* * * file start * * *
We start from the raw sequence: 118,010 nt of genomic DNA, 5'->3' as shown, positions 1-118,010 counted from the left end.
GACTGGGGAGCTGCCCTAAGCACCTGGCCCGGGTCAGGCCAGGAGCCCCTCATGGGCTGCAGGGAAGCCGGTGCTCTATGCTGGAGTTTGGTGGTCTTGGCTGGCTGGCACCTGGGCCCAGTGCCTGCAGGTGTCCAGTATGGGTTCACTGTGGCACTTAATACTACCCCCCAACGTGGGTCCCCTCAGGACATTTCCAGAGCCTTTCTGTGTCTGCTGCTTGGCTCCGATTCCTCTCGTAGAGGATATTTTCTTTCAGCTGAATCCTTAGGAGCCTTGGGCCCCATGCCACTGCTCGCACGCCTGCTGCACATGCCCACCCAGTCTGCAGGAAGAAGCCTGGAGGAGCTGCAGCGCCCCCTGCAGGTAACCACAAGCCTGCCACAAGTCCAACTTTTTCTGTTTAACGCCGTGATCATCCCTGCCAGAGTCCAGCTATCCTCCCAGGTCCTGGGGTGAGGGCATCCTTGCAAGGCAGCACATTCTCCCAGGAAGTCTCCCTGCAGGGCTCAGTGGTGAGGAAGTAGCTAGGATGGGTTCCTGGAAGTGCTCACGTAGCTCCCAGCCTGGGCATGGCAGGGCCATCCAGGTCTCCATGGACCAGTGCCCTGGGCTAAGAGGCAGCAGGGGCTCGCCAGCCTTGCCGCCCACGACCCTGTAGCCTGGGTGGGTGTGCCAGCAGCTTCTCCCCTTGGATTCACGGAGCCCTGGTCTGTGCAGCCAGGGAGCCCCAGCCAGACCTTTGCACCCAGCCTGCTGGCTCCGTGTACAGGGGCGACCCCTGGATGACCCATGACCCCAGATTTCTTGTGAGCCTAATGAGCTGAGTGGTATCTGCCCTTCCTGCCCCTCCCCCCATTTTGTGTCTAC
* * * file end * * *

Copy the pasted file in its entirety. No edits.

We start from the raw sequence: 118,010 nt of genomic DNA, 5'->3' as shown, positions 1-118,010 counted from the left end.
GACTGGGGAGCTGCCCTAAGCACCTGGCCCGGGTCAGGCCAGGAGCCCCTCATGGGCTGCAGGGAAGCCGGTGCTCTATGCTGGAGTTTGGTGGTCTTGGCTGGCTGGCACCTGGGCCCAGTGCCTGCAGGTGTCCAGTATGGGTTCACTGTGGCACTTAATACTACCCCCCAACGTGGGTCCCCTCAGGACATTTCCAGAGCCTTTCTGTGTCTGCTGCTTGGCTCCGATTCCTCTCGTAGAGGATATTTTCTTTCAGCTGAATCCTTAGGAGCCTTGGGCCCCATGCCACTGCTCGCACGCCTGCTGCACATGCCCACCCAGTCTGCAGGAAGAAGCCTGGAGGAGCTGCAGCGCCCCCTGCAGGTAACCACAAGCCTGCCACAAGTCCAACTTTTTCTGTTTAACGCCGTGATCATCCCTGCCAGAGTCCAGCTATCCTCCCAGGTCCTGGGGTGAGGGCATCCTTGCAAGGCAGCACATTCTCCCAGGAAGTCTCCCTGCAGGGCTCAGTGGTGAGGAAGTAGCTAGGATGGGTTCCTGGAAGTGCTCACGTAGCTCCCAGCCTGGGCATGGCAGGGCCATCCAGGTCTCCATGGACCAGTGCCCTGGGCTAAGAGGCAGCAGGGGCTCGCCAGCCTTGCCGCCCACGACCCTGTAGCCTGGGTGGGTGTGCCAGCAGCTTCTCCCCTTGGATTCACGGAGCCCTGGTCTGTGCAGCCAGGGAGCCCCAGCCAGACCTTTGCACCCAGCCTGCTGGCTCCGTGTACAGGGGCGACCCCTGGATGACCCATGACCCCAGATTTCTTGTGAGCCTAATGAGCTGAGTGGTATCTGCCCTTCCTGCCCCTCCCCCCATTTTGTGTCTAC